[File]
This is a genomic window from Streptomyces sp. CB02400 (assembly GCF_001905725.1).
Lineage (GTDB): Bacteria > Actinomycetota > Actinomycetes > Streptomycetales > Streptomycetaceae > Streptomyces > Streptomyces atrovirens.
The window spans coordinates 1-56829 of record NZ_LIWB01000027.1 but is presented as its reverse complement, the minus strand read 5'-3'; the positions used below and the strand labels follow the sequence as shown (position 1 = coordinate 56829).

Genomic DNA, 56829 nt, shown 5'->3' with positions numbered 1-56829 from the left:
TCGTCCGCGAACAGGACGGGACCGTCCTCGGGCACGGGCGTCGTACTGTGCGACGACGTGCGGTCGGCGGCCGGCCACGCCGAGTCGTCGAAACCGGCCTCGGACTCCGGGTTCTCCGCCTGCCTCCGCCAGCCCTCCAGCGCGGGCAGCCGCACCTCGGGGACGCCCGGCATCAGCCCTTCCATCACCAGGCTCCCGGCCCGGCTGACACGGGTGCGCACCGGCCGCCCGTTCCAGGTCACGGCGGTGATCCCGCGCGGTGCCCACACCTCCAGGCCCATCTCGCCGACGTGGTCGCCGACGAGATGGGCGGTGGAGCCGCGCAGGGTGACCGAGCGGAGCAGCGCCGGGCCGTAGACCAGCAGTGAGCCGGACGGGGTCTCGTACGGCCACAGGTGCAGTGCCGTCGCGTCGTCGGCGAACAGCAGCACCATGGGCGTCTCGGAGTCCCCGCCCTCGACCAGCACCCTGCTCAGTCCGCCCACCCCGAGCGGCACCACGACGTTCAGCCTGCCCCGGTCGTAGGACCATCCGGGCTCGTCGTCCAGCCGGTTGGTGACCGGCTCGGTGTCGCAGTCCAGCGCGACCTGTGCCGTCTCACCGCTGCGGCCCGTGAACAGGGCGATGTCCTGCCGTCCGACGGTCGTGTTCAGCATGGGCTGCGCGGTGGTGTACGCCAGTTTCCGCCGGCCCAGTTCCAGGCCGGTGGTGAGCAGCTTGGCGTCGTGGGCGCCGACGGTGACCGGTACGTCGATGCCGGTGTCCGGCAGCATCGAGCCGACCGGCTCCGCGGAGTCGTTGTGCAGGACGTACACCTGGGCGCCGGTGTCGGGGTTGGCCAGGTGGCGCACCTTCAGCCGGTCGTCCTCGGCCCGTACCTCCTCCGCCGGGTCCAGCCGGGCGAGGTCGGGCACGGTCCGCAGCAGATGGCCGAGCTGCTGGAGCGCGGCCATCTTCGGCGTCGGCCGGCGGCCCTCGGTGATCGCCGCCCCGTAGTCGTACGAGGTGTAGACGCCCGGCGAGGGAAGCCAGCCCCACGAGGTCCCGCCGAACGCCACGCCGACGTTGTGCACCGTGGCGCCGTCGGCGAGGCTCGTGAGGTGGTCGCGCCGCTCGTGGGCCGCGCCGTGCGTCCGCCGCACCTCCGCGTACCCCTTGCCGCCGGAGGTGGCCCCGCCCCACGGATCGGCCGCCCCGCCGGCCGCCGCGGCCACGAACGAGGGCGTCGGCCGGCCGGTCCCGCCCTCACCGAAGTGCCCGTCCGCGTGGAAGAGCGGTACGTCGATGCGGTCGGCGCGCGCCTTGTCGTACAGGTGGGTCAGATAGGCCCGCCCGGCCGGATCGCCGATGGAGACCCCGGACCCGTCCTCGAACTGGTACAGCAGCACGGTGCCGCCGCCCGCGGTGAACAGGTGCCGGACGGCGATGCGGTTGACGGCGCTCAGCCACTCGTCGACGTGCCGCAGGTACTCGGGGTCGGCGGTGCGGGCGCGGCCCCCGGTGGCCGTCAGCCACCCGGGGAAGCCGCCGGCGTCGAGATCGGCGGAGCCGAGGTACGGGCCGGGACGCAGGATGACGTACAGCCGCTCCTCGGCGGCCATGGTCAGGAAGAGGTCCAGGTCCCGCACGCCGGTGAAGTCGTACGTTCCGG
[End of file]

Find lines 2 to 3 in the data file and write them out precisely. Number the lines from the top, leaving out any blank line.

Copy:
Lineage (GTDB): Bacteria > Actinomycetota > Actinomycetes > Streptomycetales > Streptomycetaceae > Streptomyces > Streptomyces atrovirens.
The window spans coordinates 1-56829 of record NZ_LIWB01000027.1 but is presented as its reverse complement, the minus strand read 5'-3'; the positions used below and the strand labels follow the sequence as shown (position 1 = coordinate 56829).